AIUI, the regulatory law is fruit of the Sark Chief Pleas, the local parliament, which legislates for local civil matters, but including the absurd powers of the regulator, which has the bullying tone of UK legislation (something I have noticed has spread throughout the Crown Dependencies, Jersey, Guernsey and the Isle of Man since Blair’s time). The law is hosted on a Guernsey legal website. The Bailiwick of Guernsey is peculiar in having Guernsey as the head jurisdiction, with Sark and Alderney having their own jurisdictions with ‘law-making’ powers carved out.

    What is worrying is that with a long history of low taxes, and a ratio of 28 legislators to c. 600 residents, c. 1:20, you still get this lunacy.

  • Paul Marks

    Quite so Mr Ed.

    History only teaches people who understand certain basic principles – and those principles are not taught in the schools and universities (which produce the people who write the laws).

    What is taught in the schools and universities is, and I am not exaggerating, madness and evil. Officials are given more and more power – over things that should be nothing to do with government.

    We are seeing the final victory of Sir Francis Bacon over Sir Edward Coke.

    Law is now just the will of the rulers (as with Thomas Hobbes – the follower of Sir Francis Bacon) with society to be “planned” by these “experts” (as in Bacon’s “New Atlantis”) some 13 or more departments of state – as with Jeremy Bentham (controlling everything) and “mathematical” planning as with Francis Bacon’s follower Sir William Petty.

  • Bruce

    If Sark is depopulated, as seems to be one intent, will that make it legally “Terra Nullius”?

    Or is there a “new and interesting” population just waiting to get their sticky paws on the place?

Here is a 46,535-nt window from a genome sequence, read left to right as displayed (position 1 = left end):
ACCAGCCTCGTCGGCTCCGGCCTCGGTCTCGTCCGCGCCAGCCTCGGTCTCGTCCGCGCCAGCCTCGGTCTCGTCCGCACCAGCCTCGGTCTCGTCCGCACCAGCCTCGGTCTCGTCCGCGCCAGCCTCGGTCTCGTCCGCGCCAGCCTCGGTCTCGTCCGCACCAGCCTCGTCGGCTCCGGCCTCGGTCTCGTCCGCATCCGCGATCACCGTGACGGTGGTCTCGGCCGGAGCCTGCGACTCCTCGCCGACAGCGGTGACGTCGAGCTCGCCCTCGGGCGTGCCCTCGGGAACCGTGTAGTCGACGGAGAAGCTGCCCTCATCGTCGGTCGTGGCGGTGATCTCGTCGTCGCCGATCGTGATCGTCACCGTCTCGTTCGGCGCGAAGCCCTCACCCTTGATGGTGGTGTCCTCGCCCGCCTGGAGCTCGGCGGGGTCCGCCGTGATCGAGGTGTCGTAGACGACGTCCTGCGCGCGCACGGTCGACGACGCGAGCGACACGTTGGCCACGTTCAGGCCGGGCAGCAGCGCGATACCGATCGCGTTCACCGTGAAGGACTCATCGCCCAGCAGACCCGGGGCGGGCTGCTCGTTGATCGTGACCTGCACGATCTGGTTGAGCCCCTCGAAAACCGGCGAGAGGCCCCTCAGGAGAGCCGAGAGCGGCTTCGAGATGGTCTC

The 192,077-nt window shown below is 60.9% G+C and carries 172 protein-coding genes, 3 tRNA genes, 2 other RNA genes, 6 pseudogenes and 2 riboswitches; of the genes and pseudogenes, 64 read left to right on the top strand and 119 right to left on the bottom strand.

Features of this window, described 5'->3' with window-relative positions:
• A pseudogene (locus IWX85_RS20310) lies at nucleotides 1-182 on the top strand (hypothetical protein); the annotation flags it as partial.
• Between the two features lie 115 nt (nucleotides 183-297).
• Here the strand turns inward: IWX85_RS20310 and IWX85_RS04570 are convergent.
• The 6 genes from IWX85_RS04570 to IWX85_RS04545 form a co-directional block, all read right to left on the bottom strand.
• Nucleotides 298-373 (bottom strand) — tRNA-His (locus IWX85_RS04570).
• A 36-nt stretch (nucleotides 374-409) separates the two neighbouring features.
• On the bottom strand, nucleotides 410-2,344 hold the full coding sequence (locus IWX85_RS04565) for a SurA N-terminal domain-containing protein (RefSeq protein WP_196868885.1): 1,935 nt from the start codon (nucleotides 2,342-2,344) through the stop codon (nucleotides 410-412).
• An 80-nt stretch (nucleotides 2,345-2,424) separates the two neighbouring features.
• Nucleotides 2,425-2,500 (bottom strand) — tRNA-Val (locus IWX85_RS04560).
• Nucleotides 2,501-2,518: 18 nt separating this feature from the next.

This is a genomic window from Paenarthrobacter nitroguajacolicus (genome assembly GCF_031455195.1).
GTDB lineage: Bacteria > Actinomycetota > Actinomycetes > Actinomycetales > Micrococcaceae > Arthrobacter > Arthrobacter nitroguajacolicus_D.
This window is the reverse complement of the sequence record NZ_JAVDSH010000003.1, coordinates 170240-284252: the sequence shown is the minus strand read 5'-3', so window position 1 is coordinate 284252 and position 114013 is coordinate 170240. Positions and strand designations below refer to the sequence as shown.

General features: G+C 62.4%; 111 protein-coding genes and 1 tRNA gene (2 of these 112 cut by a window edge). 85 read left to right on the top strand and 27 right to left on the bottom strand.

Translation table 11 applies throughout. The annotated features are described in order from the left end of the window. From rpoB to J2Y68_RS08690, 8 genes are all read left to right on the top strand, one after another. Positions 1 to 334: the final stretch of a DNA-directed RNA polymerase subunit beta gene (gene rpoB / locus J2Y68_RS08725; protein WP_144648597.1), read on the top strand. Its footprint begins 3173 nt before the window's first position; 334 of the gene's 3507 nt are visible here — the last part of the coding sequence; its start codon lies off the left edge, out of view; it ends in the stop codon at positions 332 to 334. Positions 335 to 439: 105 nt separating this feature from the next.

• If Sark is depopulated, as seems to be one intent, will that make it legally “Terra Nullius”? (Bruce, November 22, 2018 at 12:21 am)

    I think not. Firstly, I suspect all the owned houses and fields would remain owned by those who had abandoned them for quite some time. I doubt the former owners could even renounce ownership and interest, as far as taxes were concerned.

    If the absent owners somehow disappeared from the picture, these properties would become Bona Vacantia, not Res Nullius. Everything on it would become (revert to being?) the property of the Duchess of Normandy aka Her Majesty Queen Elizabeth II (in theory, but perhaps alas in practice just ‘the government’). The crown is the ultimate heir in law to all things that were once correctly and fully owned.

    In the UK, I very vaguely recall some laws about owner abandonment and long (14 years) occupation giving some kind of squatters’ rights, but I could be wildly misremembering or misunderstanding, and even if I am right those laws may not apply to Sark. (And I suspect the squatters would still have to pay the accumulated ground rent, feu duty or Sarkian equivalent. 🙂 )

  • Jacob

    Hey! the people of Sark will have the privilege of implementing a modern ideal – living “off grid”.